Sunday, August 02, 2020

Movie Night: Blasts From The Past



We can't go to movies. We can't go to concerts. We can't even invite that loquacious and knowledgeable friend over to sit on the couch with us and watch something. We also might spend more time scrolling through choices on Netflix and Amazon and Hulu and Apple TV+ than we do actually watching anything! I am here to propose at least two solutions to these problems, which though decidedly "first world," are definitely having an impact on people's coping skills as we live through these perilous times. If you have the ability to play Blu-ray discs, here are two cracking suggestions to get under the laser ASAP.

Go Go Mania AKA Pop Gear (1965) This collection of colorful clips is a visual hit parade direct from the British airwaves of (mostly) 1964 to your living room. Don't get too, too excited, however, as that timeframe puts us just on the cusp of the revolution started by The Beatles. So bands like The Rolling Stones, The Who, The Kinks, The Yardbirds, or The Zombies are nowhere to be seen. But besides the opening and closing clips of The Beatles playing She Loves You and Twist And Shout from their 1963 Royal Command Performance, these are all studio clips shot in eye-popping colors by world-class cinematographer Geoffrey Unsworth (2001, Cabaret), so even the duff acts look spectacular in this spiffed up edition from Kino Lorber. Their fine work also makes those Beatles clips practically leap off the screen, with the Fabs locked in the groove heard around the world, Ringo swinging like a sledgehammer.

Besides the remastered visuals, Kino Lorber has also invited entertainment journalist Bryan Reesman and songwriter/journalist Jeff Slate to provide audio commentary, to which I highly recommend listening after your first pass at the flick. While I wasn't always sure which one of them was speaking, it's a great conversation - they both know their stuff and point out a wealth of fascinating details.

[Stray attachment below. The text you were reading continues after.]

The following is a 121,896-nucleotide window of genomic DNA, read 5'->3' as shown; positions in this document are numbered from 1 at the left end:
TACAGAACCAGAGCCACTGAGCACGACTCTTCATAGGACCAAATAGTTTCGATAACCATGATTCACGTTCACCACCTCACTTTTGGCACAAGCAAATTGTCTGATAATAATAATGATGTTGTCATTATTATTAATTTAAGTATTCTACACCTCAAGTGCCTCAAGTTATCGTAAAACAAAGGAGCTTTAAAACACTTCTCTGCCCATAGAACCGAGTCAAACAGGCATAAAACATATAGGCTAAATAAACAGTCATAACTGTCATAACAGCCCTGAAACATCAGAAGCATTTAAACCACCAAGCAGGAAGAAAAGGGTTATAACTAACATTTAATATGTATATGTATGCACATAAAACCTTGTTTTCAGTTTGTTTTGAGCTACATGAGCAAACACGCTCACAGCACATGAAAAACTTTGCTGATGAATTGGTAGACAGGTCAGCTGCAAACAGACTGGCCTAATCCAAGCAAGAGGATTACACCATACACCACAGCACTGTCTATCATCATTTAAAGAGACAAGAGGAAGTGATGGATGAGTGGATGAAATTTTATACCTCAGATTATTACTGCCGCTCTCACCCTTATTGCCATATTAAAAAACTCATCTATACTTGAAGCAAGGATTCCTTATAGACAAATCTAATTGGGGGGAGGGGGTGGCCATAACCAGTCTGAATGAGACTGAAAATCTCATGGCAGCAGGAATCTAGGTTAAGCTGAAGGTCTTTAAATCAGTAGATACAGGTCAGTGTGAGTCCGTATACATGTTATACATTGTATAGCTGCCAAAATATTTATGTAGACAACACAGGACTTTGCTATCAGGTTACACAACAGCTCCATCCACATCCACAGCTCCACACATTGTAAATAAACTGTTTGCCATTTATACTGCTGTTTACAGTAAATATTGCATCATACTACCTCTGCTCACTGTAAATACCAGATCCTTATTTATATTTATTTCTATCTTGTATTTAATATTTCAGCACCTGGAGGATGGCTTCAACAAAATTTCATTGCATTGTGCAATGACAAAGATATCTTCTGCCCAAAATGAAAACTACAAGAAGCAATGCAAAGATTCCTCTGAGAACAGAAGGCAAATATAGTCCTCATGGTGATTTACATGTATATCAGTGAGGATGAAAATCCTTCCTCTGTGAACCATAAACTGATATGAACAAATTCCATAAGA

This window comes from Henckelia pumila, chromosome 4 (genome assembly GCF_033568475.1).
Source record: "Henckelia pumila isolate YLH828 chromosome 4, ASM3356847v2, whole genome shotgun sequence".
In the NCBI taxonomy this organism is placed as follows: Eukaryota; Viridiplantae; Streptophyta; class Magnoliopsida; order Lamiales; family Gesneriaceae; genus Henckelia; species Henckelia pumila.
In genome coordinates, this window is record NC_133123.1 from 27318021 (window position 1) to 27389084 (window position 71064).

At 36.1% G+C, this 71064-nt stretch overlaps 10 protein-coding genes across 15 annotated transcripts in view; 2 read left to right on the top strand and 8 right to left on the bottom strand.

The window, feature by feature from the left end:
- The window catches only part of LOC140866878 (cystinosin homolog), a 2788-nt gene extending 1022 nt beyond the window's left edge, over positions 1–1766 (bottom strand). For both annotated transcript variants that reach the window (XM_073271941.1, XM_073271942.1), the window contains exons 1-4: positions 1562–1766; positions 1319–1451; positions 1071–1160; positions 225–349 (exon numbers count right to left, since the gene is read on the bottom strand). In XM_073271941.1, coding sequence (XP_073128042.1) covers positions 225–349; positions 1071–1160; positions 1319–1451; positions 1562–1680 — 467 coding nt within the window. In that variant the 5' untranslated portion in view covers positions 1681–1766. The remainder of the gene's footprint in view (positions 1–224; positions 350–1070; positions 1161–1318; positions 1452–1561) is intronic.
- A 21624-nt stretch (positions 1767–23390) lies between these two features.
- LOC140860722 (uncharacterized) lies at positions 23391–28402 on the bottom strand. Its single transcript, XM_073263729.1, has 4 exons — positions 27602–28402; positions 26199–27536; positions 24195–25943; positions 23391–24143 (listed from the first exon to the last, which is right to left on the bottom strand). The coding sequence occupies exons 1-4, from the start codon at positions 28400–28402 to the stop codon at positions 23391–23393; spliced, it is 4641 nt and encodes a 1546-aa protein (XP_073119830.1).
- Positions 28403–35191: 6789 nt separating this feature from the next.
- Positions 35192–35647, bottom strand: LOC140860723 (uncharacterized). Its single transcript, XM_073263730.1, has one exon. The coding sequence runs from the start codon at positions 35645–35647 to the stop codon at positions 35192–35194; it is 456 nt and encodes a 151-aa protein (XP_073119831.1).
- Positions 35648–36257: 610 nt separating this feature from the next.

Beyond The Beatles, the rest of the "performances" - they're all mimed - are of a highly variable quality. Here are notes from me along with some tidbits I picked up from Reesman and Slate (R&S).

Billy J. Kramer & The Dakotas: Despite their connections with Lennon & McCartney, they still sound like the saccharine side of the 50’s, leading to a barely memorable appearance here. Slate has met Kramer, however, and asserts he is a true Liverpudlian wit.

Susan Maughan: I never heard of her or this song (Make Him Mine) but it’s pre-Fabs fluff. The set is awesome, even if it looks like it cost 10 pounds 5. R&S confirm that she never made an impression in the U.S. as she was too traditional ("We already had Doris Day.").

The Four Pennies: Their first song, Juliet, is sappy sappy sappy! They redeem themselves later with a fairly cracking version of Leadbelly's Black Girl, which you likely know from Nirvana's Unplugged In New York as In The Pines. R&S point out that they did write their own material, still a rarity back then. They also note how they weren't camera savvy, something which was also far from a given back then.

The Animals: They MEAN IT, even though they’re lip-syncing The House Of The Rising Sun, and Burdon plays to the camera like a natural actor. Camera blocking is also fantastic. When they return later on to play Don't Let Me Be Misunderstood, it's a great relief after all the pap in between their performances. Slate has also met Burdon and affirms he's still an archetypal rock & roll bad boy.

The Fourmost: They at least sound post-Beatles but bubblegum and undistinguished. R&S explain they were a Merseybeat band managed by Brian Epstein, as were several of the acts in Go Go Mania.

The Rockin’ Berries: He's In Town is a decent Goffin/King song, with a folk influence and interesting arrangement by these guys - worthy of investigation. R&S also note how gorgeous their instruments are, all American, which were expensive and hard to get in the U.K. in those days.

The Honeycombs: Have I The Right is not a great song and their singer is irritating, but look! A female drummer: Honey Lantry, who looks like she can really play. All the boys are playing exotic and beautiful Burns guitars and basses, a feast for the gear-head's eye. I wonder if they had a sponsorship deal? The second song, Eyes, is truly terrible. R&S relate that they were a Joe Meek project, which at least adds interest to the sonics. Can't save those songs, though.

Sounds Incorporated: Rinky Dink is an apt name for the first song played by this Bar-Kays rip-off that not only lacks soul but is smug AF. R&S fill in the picture - Epstein-managed, they were the warm-up act for The Beatles around the world.